The design process starts with a consultation with the custom stationer, preferably an in-person meeting. Any themes or colors you have decided on at this point will serve as a springboard for the stationer.

“As designers, our brains are usually bursting with neat ideas,” says Polacek. “Meeting with us early in the process may shed some welcome light and inspiration on the whole event’s planning.”

Looking at designed collections or stationery samples can also help you determine what you’re looking for, as well as what you want to avoid. The stationer will then work with you to refine the design, and create one to three invitation proofs before the final decision.

“It’s the stationery industry’s fault for making the process feel like ordering off of a menu,” says Megan Gonzalez, owner of MaeMae & Co. “To us, custom really means thinking outside of the box and setting the stage for our client’s wedding, so they can enjoy this process instead of stress about it.”

Design Details

Paper, printing, lettering—oh my! The options are endless, which creates one more reason to enlist the help of a stationer. After a wedding theme and style have been decided, your stationer can advise a paper type and printing method to best complement your wedding elements, as well as your budget.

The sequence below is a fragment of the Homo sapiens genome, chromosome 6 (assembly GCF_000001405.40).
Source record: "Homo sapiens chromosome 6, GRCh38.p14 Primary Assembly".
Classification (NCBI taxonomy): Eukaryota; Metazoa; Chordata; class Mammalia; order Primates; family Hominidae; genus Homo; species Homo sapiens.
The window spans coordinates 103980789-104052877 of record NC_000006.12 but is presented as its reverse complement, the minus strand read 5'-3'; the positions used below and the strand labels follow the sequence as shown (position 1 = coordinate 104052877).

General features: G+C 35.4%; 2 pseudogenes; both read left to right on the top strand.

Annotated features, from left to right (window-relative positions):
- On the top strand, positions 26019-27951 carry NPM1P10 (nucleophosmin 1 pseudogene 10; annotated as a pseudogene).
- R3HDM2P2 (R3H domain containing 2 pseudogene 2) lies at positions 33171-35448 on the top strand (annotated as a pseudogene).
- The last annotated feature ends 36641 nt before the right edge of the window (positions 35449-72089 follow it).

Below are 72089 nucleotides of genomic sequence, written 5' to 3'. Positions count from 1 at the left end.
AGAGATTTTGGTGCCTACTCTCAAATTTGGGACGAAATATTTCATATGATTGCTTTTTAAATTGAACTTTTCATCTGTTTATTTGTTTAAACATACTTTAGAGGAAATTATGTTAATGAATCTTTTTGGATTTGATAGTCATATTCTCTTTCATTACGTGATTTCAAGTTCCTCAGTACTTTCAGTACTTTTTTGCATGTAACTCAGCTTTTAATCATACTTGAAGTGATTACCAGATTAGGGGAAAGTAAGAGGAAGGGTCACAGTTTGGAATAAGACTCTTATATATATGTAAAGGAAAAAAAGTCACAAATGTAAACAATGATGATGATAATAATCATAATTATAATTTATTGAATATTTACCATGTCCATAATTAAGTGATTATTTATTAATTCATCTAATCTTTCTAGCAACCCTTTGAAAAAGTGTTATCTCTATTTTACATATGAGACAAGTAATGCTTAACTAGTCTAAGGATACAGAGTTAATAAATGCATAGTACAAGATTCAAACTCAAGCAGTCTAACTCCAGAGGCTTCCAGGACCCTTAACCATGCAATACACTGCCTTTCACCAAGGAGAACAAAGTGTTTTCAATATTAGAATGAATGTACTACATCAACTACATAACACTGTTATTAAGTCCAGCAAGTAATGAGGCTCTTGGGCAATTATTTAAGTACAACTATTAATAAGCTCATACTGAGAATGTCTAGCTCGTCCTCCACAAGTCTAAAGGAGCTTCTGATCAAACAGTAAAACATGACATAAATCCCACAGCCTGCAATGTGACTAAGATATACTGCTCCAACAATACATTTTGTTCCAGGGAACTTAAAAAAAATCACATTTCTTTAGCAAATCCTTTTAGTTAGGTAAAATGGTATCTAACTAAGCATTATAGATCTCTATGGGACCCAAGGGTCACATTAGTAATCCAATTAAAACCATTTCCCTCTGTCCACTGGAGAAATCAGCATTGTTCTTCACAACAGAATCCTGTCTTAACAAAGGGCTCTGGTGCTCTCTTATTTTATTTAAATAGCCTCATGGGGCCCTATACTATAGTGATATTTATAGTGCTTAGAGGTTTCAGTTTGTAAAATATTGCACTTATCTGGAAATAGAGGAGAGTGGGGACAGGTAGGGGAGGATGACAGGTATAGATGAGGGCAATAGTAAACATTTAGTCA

Many stationers specialize in one print method, but can still offer other print options. Digital or flat printing is the method couples are most familiar with, as well as the most cost-effective choice. This simply means the printing is done on a digital printer.

Other options such as letterpress or foil stamping create a textured invitation with a more luxurious feel. This method incorporates the use of heavy pressure, which creates an impression in the paper. This style of printing also requires a pre-designed plate for each color used in the invitation.